It is the opposite of Dunning-Kruger to ask questions!  :D
Because you so confidently state as "fact" all the nonsense in your posts, which people who work in this field immediately see as misleading and untrue. Pretending like you are asking a question amongst all that, when its a leading question, is not helping. This is not an area for guessing or relying on uniformed estimates/interpretations.

The standards encompass decades of accumulated knowledge on the subject, they are the quickest/cheapest way to achieve safety and some level of defensible position if something goes wrong. Trying to work it out from first principles or published data, you are almost certain to miss some of the important details or critical pieces of evidence that underlies the safety standards.

You can start pulling up research and trying to piece together a full explanation, but thats usually reserved for when its a new area that isn't fully covered by the standards. At that point its still unproven and needs to head down the pathways that the medical field require, trials and statistically valid proof. Not just picking some unrelated figures you think might be applicable.

I do see where you are coming from,  but it is still a little harsh.  After all, we are still dealing with science / technology, and not religion.   So if an unintuitively low voltage is not safe, it seems reasonable enough, and in the eevblog spirit, to approach the answer in a scientific / technological way instead of "strike down the heathen, that hath entered the holy inner sanctum!" :D

You are 100%  correct. It is science and technology. And precisely because of that, what is proven is already proven and documented.
It is not open to opinions, and beliefs. We KNOW some things. And even IF something is wrong, you have to enter the field and first get to know the knowledge and how it came to be, before you decide you can do better.

You cannot just ignore 40 years of research and say, "I don't have a clue about this, but this, here, is inconvenient so I will just ignore it, and will try to find and idiot who will sign it is safe so I can do what I need, and if something goes wrong, it's not my fault"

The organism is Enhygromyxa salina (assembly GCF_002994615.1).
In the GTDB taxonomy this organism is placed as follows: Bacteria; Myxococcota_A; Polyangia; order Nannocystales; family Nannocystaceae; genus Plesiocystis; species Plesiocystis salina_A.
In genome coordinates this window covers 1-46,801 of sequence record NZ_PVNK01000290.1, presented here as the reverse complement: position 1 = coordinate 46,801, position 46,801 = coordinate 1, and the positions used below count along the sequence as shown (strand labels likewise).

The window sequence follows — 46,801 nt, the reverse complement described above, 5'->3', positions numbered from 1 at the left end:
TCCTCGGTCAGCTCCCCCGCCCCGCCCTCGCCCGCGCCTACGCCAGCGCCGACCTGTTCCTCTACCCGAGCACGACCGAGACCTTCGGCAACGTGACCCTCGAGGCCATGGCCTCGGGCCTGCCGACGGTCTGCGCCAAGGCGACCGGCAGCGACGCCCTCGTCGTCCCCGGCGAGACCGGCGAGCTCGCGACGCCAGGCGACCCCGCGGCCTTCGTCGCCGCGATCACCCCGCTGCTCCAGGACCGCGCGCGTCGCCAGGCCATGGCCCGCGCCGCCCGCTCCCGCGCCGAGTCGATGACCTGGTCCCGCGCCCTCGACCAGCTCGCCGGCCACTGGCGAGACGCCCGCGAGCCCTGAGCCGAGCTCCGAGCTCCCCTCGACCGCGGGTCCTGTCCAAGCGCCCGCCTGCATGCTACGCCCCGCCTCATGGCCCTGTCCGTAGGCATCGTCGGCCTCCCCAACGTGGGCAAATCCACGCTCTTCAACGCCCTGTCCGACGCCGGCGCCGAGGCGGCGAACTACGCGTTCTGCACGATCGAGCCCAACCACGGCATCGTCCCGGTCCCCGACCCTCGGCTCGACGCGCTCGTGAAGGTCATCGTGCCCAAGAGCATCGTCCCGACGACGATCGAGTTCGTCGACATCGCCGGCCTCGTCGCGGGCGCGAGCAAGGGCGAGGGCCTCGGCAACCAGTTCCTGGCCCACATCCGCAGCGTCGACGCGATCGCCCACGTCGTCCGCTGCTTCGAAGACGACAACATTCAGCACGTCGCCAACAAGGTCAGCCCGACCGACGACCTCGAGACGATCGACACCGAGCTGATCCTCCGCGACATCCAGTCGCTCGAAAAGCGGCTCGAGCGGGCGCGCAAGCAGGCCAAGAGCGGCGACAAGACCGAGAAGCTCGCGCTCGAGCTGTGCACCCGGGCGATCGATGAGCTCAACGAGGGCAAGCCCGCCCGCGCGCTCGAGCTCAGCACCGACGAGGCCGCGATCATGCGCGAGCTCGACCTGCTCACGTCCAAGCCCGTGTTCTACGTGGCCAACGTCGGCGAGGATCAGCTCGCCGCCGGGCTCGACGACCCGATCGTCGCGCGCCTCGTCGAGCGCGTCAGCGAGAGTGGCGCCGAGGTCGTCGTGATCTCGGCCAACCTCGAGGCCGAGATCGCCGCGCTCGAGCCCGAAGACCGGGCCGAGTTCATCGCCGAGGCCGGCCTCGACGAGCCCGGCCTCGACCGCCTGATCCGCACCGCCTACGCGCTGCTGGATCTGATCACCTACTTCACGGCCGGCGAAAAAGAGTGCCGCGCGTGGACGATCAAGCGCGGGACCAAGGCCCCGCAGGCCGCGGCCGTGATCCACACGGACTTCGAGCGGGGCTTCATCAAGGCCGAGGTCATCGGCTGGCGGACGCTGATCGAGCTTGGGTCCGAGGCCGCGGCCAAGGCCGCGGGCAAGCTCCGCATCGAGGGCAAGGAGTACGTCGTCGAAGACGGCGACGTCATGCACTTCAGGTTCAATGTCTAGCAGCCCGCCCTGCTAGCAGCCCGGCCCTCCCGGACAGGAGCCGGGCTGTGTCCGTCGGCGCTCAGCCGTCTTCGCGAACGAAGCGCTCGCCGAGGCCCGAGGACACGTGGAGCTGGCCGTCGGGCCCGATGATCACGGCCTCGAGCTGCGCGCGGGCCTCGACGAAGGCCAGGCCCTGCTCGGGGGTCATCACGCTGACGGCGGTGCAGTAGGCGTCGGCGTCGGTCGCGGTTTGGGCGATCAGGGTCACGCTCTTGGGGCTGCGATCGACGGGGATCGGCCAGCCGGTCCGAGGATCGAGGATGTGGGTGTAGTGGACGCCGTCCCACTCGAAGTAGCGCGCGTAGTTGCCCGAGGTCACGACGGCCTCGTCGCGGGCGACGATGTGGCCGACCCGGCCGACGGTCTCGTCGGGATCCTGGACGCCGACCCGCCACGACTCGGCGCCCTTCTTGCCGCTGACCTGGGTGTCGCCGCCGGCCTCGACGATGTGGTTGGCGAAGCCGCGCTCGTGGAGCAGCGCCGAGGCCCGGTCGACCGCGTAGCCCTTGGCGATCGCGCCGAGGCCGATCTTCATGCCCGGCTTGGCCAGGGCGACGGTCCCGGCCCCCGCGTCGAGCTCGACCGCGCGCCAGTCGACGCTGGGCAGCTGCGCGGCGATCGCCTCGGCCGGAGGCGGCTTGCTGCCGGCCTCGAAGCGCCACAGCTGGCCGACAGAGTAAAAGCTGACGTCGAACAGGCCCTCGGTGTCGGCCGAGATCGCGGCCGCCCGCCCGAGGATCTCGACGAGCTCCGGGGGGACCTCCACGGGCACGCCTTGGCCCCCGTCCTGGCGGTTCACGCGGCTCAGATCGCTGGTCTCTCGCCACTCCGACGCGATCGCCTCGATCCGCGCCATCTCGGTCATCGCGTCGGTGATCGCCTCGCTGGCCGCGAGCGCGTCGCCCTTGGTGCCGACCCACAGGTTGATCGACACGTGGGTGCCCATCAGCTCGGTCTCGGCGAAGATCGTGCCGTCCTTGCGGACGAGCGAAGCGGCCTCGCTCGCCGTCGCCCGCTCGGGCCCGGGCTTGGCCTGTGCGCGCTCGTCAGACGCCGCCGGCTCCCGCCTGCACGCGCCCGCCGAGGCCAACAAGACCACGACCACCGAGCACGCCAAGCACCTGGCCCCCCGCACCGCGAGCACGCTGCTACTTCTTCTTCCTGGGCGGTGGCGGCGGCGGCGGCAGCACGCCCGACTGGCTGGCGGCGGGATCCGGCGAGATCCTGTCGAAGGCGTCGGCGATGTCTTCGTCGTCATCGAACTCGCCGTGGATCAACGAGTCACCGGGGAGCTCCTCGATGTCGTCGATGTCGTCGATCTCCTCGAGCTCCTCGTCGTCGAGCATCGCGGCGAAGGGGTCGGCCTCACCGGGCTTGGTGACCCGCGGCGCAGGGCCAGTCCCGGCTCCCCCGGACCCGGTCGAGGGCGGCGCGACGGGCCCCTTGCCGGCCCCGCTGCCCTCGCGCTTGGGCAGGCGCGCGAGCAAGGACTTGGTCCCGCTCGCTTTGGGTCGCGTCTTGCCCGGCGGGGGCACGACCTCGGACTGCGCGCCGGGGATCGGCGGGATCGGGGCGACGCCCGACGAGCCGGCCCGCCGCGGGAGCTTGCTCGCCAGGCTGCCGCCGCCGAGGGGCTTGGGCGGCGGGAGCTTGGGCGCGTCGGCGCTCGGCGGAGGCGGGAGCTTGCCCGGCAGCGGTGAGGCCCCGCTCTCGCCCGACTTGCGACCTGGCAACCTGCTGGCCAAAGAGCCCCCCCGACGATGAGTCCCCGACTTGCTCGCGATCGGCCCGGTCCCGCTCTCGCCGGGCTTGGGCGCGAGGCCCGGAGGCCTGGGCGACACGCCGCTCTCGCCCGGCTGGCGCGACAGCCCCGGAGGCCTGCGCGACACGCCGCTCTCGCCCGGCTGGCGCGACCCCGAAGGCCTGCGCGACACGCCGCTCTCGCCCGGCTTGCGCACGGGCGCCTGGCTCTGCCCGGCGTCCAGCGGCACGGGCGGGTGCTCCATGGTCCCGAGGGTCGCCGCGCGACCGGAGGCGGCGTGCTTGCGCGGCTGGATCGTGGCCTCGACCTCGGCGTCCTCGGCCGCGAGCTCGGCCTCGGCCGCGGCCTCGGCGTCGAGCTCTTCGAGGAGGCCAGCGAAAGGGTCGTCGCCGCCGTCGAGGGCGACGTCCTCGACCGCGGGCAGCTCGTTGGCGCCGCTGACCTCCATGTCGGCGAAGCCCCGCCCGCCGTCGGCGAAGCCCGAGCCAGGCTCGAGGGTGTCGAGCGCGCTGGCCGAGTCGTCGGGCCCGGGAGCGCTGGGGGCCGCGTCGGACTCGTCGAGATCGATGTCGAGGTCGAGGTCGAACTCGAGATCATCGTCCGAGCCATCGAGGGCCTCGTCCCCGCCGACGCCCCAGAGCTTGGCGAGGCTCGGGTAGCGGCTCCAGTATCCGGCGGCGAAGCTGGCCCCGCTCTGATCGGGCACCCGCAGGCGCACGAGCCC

That is wrong on so many levels..

Another observation is that when beginning with basic electronics, the human body may not be the first "breadboard" that you should be playing with!  :D

Better to begin by blowing up some less valuable things first.

 
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Offline Peter Gamma

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Several researchers have done research with the TI ADS1299 EEG board. I found one work where it was used to measure EEG currents on a treadmill. Indonesian scientists evaluate the EEG board since several years:

https://www.researchgate.net/publication/337896178_EEG_data_acquisition_system_32_channels_based_on_Raspberry_Pi_with_relative_power_ratio_and_brain_symmetry_index_features

Their works does not make any sense when it cannot be used with humans. How will the Indonesian scientists solve this problem? It does not makes sense to do research on a board which cannot be used with humans. Why does Texas Instruments not make an update so that it can be used with humans? If Texas Instruments does not do it, the Chinese will to the job.
 

Online KaneTW

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If you actually read the paper, they did NOT use it on humans. Only on simulators. Their research showed that the design is potentially valid so that a company can potentially turn it into a product.

In any case, here's how it is: Texas Instruments provides evaluation kits. Medical equipment manufacturers turn it into a safe and certified device. An eval kit is not an actual product.
 

Offline Peter Gamma

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The Indonesian scientist used a simulator. But the evaluation was for Acute Ischemic Stroke Identification, Electroencephalography and relative power ratio and brain symmetry index features. As long as there is no device available which is safe for humans, the research results of the Indonesian research scientists cannot be applied, not even when it is not for a medical purpose, but only to use the TI board as a reference device for accuracy tests.

I was successful with another Aliexpress seller. He agreed to update the website on Aliexpress with his offer, to write in the documentation to use the EEG board only with battery powered laptops.

https://www.aliexpress.com/item/4000244594585.html?spm=5261.ProductManageOnline.0.0.1f1a4edfSeZqwP
 

Offline TheUnnamedNewbie

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Several researchers have done research with the TI ADS1299 EEG board. I found one work where it was used to measure EEG currents on a treadmill. Indonesian scientists evaluate the EEG board since several years:  [link omitted in quote]